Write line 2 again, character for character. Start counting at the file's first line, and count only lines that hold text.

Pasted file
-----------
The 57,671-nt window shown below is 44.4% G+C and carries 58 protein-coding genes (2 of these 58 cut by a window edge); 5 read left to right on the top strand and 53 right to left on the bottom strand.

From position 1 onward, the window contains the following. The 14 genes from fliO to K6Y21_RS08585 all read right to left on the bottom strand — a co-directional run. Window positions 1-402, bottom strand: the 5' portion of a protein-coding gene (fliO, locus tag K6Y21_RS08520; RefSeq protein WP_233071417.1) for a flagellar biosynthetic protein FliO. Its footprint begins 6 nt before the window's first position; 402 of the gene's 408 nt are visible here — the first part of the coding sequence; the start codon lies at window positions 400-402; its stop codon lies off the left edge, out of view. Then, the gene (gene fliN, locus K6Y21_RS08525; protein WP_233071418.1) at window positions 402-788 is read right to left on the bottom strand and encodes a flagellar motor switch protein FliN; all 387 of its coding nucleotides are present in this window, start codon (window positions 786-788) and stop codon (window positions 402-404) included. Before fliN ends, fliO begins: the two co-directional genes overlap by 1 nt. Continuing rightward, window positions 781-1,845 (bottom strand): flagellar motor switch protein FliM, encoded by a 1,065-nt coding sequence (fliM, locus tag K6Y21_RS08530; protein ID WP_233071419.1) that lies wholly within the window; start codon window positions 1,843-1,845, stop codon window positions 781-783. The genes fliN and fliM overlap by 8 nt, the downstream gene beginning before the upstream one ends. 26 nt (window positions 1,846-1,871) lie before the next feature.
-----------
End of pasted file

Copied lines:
From position 1 onward, the window contains the following. The 14 genes from fliO to K6Y21_RS08585 all read right to left on the bottom strand — a co-directional run. Window positions 1-402, bottom strand: the 5' portion of a protein-coding gene (fliO, locus tag K6Y21_RS08520; RefSeq protein WP_233071417.1) for a flagellar biosynthetic protein FliO. Its footprint begins 6 nt before the window's first position; 402 of the gene's 408 nt are visible here — the first part of the coding sequence; the start codon lies at window positions 400-402; its stop codon lies off the left edge, out of view. Then, the gene (gene fliN, locus K6Y21_RS08525; protein WP_233071418.1) at window positions 402-788 is read right to left on the bottom strand and encodes a flagellar motor switch protein FliN; all 387 of its coding nucleotides are present in this window, start codon (window positions 786-788) and stop codon (window positions 402-404) included. Before fliN ends, fliO begins: the two co-directional genes overlap by 1 nt. Continuing rightward, window positions 781-1,845 (bottom strand): flagellar motor switch protein FliM, encoded by a 1,065-nt coding sequence (fliM, locus tag K6Y21_RS08530; protein ID WP_233071419.1) that lies wholly within the window; start codon window positions 1,843-1,845, stop codon window positions 781-783. The genes fliN and fliM overlap by 8 nt, the downstream gene beginning before the upstream one ends. 26 nt (window positions 1,846-1,871) lie before the next feature.